Increasing the concentration of neurotrophin-3 stimulates neuron growth and connectivity.
Current treatments for anxiety disorders, depression and substance abuse issues generally only work for some people and often do not completely alleviate the symptoms. However, researchers at the University of California, Davis, the University of Wisconsin-Madison and the State University of New York Downstate Medical Center have identified a potential new drug target.
In nonhuman primates, the scientists found that increasing the concentration of neurotrophin-3 results in changes in “positional anxiety,” the tendency to perceive many situations as threatening. They initially discovered that molecular alterations occur in the dorsal amygdala of preadolescent rhesus macaques. The dorsal amygdala plays an important role in emotional responses, suggesting that the alterations might contribute to early-life anxiety.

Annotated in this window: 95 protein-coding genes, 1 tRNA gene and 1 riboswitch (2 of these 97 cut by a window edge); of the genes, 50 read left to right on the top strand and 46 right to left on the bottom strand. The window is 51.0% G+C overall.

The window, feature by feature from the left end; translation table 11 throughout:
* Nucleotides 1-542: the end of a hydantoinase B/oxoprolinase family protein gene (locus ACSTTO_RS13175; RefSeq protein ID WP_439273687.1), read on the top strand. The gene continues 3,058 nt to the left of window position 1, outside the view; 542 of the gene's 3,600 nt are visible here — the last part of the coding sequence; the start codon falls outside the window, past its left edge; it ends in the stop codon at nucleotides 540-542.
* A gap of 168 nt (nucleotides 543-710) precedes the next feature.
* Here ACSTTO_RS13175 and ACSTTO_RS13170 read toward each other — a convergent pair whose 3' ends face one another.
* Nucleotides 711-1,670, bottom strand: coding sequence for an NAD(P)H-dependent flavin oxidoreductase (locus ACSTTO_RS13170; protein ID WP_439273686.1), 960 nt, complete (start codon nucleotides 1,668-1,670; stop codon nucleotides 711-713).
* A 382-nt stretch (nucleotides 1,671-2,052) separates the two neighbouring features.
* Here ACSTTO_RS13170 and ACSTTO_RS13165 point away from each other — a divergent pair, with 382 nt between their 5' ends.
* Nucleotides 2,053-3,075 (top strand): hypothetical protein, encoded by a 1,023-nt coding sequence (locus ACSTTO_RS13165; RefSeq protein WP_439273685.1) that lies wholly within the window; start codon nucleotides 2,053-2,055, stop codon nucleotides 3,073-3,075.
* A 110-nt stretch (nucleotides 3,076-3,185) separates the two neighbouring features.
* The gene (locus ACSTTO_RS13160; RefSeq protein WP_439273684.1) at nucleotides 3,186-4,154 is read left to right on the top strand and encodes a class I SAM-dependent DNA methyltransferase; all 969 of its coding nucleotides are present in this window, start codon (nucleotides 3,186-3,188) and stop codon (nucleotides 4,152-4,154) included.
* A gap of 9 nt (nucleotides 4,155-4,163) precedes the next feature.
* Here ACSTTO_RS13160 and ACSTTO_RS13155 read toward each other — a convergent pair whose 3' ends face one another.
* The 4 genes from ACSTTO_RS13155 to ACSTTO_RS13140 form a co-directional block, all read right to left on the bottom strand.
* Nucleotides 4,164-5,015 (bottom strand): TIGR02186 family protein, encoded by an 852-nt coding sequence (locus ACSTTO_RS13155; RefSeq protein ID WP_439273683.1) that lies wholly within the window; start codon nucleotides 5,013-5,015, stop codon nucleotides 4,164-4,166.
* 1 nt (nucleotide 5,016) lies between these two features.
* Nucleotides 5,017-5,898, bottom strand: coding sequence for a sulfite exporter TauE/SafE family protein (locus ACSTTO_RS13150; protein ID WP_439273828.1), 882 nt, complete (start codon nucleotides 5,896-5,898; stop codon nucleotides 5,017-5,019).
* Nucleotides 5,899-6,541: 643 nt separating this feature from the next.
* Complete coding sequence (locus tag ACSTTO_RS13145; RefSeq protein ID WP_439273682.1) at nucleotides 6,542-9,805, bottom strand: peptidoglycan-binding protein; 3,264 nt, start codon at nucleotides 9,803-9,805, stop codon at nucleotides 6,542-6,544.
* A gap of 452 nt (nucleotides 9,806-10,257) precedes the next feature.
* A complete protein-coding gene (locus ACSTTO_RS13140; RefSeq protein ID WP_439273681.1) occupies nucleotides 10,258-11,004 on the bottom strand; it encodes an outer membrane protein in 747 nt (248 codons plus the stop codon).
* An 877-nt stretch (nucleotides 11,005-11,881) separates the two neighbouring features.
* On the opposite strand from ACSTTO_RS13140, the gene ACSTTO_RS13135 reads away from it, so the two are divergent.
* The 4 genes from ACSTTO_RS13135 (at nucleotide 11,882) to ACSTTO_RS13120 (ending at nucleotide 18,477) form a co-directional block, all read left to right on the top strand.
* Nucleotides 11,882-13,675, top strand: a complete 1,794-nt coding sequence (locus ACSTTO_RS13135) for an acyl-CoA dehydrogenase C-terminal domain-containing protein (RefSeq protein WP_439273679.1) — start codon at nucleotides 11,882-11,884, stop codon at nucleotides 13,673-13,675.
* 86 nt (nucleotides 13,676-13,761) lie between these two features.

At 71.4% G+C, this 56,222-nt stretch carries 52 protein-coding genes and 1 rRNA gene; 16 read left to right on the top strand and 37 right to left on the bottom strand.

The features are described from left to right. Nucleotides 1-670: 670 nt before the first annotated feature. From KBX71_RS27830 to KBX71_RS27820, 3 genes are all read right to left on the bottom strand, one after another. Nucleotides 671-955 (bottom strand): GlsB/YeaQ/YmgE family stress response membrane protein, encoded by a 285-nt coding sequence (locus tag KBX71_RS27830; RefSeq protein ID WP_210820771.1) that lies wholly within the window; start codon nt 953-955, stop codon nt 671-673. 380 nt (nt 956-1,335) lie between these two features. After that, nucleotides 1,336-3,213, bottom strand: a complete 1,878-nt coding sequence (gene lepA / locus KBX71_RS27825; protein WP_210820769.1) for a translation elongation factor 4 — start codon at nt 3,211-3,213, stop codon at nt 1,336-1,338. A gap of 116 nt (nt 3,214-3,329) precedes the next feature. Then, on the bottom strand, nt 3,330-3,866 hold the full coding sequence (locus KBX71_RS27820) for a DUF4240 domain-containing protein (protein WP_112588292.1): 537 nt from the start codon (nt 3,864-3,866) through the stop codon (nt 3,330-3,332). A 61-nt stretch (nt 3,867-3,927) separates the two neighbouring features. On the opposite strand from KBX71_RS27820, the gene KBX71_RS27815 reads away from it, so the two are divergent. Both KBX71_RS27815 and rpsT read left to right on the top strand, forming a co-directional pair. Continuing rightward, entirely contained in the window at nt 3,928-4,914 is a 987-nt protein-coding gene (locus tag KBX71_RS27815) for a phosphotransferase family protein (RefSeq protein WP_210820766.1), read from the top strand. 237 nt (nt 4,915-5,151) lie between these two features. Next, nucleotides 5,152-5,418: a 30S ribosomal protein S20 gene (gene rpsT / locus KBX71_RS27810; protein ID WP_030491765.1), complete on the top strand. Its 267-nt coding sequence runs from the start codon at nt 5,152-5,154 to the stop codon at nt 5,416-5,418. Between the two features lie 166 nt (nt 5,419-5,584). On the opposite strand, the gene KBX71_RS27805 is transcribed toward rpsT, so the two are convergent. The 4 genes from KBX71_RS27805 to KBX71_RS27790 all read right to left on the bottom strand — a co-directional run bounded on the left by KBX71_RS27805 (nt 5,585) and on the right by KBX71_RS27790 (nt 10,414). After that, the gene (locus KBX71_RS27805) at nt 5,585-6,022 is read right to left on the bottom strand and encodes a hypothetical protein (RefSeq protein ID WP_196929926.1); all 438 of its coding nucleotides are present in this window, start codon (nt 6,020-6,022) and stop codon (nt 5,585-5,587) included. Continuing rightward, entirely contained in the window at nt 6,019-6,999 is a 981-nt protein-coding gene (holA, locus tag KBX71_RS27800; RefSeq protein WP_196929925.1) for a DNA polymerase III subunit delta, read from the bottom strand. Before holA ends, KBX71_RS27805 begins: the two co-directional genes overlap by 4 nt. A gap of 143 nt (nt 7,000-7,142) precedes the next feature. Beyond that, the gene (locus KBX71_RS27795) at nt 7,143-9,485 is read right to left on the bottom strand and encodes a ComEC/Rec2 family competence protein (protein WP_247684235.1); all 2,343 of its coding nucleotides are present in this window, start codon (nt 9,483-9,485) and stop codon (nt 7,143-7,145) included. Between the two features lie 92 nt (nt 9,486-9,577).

RNA from the dorsal amygdala was sequenced to identify molecules related to dispositional anxiety and dorsal amygdala function, leading to a focus on the growth factor neurotrophin-3. In juvenile rhesus macaques, an altered virus was used to increase the levels of neurotrophin-3 in the dorsal amygdala. The treated macaques experienced a decrease in anxiety-related behaviors, particularly behaviors associated with inhibition. Brain-imaging studies revealed modified activity in the distributed brain regions that contribute to anxiety. In addition, the growth factor was shown to stimulate neuron growth and the establishment of new neural connectivity.
The scientists are currently investigating other potentially interesting molecules identified in their earlier study.